7. National Commission on Orthotic and Prosthetic Education (NCOPE) & Commission on Accreditation of Allied Health Education Programs (CAAHEP).


Proposals for New Courses, Emphases, Certificates, Programs or Degrees [updates pending]. All new emphases, certificates, programs or degrees should demonstrate an affirmative response to the following questions (9.24).


5 gates for consideration of new academic programs

  1. Is there a market for the new program?
  2. Do we have the capacity to deliver?
  3. If we don’t have the internal capacity, who is our external partner?
  4. How does it fit with university mission, vision, and promise?
  5. Will it contribute to the revenue stream of the University?


Proposers for new emphases, certificates, programs or degrees should consult with the Associate Vice President for Graduate Studies in preparation for the written proposal.  The general outline for the proposal is listed below.  In addition, proposers should follow the “calendar steps” leading to approval of the proposal.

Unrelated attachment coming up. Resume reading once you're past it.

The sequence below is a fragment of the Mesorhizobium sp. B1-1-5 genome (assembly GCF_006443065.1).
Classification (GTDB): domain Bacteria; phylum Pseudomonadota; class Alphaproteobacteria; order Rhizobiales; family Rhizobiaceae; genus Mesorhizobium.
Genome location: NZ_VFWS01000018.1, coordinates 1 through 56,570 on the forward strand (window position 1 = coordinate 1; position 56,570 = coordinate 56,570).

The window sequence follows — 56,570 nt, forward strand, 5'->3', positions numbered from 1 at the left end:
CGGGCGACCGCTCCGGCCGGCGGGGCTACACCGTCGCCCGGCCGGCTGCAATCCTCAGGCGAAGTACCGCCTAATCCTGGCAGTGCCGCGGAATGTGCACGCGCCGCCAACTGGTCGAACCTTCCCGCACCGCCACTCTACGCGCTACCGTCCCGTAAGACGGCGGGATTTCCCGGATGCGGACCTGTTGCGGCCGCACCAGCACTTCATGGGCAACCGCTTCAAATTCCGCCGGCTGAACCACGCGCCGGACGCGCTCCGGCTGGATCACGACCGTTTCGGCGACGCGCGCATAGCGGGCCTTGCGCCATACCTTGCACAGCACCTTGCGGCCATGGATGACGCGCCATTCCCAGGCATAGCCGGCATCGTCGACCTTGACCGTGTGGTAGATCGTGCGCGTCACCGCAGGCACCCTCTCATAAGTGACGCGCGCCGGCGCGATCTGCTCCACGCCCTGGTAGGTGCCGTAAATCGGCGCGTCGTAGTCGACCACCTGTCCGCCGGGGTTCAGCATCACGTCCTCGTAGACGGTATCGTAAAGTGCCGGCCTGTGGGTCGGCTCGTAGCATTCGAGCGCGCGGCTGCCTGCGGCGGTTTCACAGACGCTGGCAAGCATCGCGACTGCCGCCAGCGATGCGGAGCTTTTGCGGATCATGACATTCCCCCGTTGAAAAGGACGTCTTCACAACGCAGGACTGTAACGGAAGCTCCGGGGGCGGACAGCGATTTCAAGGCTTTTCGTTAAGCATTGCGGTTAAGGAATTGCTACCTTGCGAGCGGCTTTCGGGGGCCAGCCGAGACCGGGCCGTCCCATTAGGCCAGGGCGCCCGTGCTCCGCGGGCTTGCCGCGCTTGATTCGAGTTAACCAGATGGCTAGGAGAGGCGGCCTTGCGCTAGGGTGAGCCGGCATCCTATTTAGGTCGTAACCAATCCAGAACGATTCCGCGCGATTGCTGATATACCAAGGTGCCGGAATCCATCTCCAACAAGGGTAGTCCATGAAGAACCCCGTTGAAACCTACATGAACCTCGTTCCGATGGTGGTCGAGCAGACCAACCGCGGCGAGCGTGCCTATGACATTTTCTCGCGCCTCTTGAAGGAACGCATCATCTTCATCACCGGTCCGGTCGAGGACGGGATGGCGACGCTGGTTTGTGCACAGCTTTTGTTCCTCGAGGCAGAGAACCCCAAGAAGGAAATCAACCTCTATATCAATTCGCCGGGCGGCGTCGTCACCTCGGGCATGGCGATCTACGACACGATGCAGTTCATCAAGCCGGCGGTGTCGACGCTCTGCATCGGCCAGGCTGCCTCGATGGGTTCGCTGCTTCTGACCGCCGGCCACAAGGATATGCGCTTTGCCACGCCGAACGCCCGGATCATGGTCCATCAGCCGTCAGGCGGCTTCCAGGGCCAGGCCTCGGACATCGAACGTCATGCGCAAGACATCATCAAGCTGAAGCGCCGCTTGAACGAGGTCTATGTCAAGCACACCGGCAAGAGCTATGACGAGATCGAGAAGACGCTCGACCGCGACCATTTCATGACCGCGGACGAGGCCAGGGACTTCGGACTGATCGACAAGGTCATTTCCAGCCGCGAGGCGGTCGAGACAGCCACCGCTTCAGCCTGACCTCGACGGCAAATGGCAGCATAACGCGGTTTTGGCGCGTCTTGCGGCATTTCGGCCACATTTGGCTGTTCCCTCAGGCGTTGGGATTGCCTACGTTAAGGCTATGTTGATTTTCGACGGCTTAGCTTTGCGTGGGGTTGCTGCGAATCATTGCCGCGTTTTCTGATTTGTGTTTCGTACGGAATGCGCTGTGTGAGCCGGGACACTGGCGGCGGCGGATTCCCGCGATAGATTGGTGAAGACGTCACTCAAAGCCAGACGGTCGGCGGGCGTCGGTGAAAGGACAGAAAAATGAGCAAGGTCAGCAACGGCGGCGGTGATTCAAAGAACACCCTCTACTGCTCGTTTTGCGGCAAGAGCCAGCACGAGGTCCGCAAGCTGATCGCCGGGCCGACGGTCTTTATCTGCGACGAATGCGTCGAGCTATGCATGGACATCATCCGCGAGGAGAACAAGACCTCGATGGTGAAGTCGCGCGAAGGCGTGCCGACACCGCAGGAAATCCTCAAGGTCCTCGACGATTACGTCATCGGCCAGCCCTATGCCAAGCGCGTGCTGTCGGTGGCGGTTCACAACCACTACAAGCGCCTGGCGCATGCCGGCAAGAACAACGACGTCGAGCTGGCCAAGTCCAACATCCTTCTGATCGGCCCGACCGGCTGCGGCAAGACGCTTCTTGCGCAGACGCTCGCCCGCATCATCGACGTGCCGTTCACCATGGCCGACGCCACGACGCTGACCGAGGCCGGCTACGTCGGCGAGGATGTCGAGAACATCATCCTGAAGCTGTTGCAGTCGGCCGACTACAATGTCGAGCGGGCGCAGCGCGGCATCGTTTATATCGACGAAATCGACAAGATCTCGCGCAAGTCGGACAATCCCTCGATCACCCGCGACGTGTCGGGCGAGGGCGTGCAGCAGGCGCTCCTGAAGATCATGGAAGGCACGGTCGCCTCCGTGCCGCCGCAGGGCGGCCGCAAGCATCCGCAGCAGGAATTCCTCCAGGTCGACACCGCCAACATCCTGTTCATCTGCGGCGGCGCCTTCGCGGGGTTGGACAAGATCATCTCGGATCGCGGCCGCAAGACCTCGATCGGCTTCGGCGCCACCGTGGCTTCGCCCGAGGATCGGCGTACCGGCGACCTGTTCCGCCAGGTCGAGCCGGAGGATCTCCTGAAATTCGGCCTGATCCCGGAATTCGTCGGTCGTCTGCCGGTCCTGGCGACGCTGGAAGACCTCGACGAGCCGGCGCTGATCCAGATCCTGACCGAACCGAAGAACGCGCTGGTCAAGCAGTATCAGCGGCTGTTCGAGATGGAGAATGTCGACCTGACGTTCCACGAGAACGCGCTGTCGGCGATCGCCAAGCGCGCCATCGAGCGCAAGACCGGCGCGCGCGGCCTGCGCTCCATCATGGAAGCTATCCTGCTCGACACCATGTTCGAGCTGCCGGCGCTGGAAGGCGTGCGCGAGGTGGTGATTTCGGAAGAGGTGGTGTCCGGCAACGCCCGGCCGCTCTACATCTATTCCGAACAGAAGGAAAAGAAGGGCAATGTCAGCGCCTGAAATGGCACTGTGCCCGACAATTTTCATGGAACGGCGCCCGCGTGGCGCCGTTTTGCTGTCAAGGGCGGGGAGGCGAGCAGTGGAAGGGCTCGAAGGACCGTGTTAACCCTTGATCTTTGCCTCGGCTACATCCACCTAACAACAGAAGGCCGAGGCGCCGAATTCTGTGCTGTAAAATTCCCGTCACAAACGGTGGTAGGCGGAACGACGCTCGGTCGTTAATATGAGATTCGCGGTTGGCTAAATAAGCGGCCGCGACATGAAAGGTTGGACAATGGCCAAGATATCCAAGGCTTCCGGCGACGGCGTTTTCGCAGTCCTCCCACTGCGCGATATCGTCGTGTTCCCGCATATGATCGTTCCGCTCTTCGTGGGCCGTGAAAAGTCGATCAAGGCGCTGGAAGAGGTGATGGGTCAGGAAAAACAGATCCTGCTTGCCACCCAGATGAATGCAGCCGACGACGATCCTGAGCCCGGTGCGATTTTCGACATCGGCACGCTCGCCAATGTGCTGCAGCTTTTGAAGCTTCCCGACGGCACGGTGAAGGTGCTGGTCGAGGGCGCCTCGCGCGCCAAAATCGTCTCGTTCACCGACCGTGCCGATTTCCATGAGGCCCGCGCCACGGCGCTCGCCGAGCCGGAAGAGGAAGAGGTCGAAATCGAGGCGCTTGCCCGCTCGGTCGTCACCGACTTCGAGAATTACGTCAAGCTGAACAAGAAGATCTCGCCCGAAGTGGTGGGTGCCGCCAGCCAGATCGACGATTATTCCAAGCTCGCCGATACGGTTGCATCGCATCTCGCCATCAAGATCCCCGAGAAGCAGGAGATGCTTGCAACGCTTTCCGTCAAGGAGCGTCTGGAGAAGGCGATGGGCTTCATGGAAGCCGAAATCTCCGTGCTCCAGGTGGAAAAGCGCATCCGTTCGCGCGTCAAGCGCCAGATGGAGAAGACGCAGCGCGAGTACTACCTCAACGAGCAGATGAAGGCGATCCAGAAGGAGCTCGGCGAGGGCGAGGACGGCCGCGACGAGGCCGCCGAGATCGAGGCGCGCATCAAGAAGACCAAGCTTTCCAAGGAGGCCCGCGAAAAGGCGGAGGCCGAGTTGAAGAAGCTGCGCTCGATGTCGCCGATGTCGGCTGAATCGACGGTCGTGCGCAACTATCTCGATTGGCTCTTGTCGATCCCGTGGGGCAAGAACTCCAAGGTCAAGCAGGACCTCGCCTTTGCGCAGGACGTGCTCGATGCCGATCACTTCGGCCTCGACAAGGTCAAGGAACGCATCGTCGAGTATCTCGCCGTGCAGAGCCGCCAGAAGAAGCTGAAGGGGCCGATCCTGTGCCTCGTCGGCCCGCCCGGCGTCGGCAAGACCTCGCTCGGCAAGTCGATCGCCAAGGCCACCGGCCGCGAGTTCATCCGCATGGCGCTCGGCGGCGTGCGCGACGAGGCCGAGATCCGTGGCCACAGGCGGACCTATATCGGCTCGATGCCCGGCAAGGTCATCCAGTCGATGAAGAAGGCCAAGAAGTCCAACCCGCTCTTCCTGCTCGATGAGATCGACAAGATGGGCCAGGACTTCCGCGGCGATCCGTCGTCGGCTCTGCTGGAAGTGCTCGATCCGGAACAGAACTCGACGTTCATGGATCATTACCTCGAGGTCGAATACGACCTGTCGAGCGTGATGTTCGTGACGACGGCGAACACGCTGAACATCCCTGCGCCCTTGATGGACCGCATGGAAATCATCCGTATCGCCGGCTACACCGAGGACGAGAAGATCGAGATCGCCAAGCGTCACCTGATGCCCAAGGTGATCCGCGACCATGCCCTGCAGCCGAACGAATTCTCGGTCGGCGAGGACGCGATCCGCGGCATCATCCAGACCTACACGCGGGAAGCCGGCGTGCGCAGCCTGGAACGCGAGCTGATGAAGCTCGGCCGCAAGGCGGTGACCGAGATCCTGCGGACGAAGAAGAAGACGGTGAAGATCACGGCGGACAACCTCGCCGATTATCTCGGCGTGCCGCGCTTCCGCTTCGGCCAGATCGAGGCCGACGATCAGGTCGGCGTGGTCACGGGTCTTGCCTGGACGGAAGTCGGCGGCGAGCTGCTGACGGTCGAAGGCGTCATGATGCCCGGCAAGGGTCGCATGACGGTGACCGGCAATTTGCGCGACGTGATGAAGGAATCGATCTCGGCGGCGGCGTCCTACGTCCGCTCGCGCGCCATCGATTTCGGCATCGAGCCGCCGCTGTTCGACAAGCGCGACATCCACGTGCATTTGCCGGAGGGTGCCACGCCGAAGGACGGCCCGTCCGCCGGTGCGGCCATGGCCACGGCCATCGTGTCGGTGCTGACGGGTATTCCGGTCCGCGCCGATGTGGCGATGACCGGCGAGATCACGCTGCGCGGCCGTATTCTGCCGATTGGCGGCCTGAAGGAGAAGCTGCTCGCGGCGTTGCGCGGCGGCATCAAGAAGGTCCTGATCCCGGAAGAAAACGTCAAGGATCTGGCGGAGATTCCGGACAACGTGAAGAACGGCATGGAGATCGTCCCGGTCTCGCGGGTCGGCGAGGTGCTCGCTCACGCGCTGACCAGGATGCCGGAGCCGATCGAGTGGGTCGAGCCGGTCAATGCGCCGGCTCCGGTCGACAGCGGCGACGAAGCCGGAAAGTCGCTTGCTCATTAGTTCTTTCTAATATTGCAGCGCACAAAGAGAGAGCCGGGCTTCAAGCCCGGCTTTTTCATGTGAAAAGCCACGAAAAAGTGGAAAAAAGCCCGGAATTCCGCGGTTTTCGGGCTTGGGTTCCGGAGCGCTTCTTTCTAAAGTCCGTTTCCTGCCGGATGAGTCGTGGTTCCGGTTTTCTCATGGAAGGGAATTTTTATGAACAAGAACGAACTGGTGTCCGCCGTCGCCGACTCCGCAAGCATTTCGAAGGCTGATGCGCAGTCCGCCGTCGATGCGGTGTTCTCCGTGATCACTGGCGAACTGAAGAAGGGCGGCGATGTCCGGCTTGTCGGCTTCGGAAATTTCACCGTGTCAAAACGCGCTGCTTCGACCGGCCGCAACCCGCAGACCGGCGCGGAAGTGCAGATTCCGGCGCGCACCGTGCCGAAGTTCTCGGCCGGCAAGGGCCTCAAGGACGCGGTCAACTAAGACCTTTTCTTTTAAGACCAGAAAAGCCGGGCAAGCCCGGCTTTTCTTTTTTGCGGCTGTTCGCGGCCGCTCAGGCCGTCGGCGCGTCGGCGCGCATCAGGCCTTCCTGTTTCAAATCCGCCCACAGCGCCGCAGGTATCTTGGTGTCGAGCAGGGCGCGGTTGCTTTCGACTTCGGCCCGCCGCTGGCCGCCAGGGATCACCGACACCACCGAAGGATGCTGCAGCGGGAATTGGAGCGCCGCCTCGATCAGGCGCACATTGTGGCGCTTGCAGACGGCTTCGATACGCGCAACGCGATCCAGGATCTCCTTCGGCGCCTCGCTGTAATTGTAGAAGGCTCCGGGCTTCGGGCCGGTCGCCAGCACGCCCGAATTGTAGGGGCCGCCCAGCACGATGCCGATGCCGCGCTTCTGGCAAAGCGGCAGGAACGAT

Introducing a new proposal

  • The new proposal shall support the mission of the university.
  • University capacity will be adequate for the needs of the new proposal.
  • New proposals shall have the approval of these entities: college graduate faculty, collegiate dean, graduate admissions, associate vice-president for graduate studies, VPAA, SVP, and the graduate policies committee. A report of such approval will be made to the faculty senate. The proposal shall include provisions for regular review.
  • The new proposal should demonstrate meeting the graduate core: research, ethics and outcome project. Future changes to the graduate core must have prior approval by the Graduate Policies Committee.


Admission to Program.  Admission criteria are outlined for the master’s, educational specialists, doctorate of physical therapy, and the educational doctorate degrees (9.32).


Enrollment by CSP Faculty and Staff.  Parameters for enrollment are outlined. (9.33).


International Students.  International students must provide proof of English proficiency (if English is not the student’s first language). The policy outlines how proficiency can be established (9.34).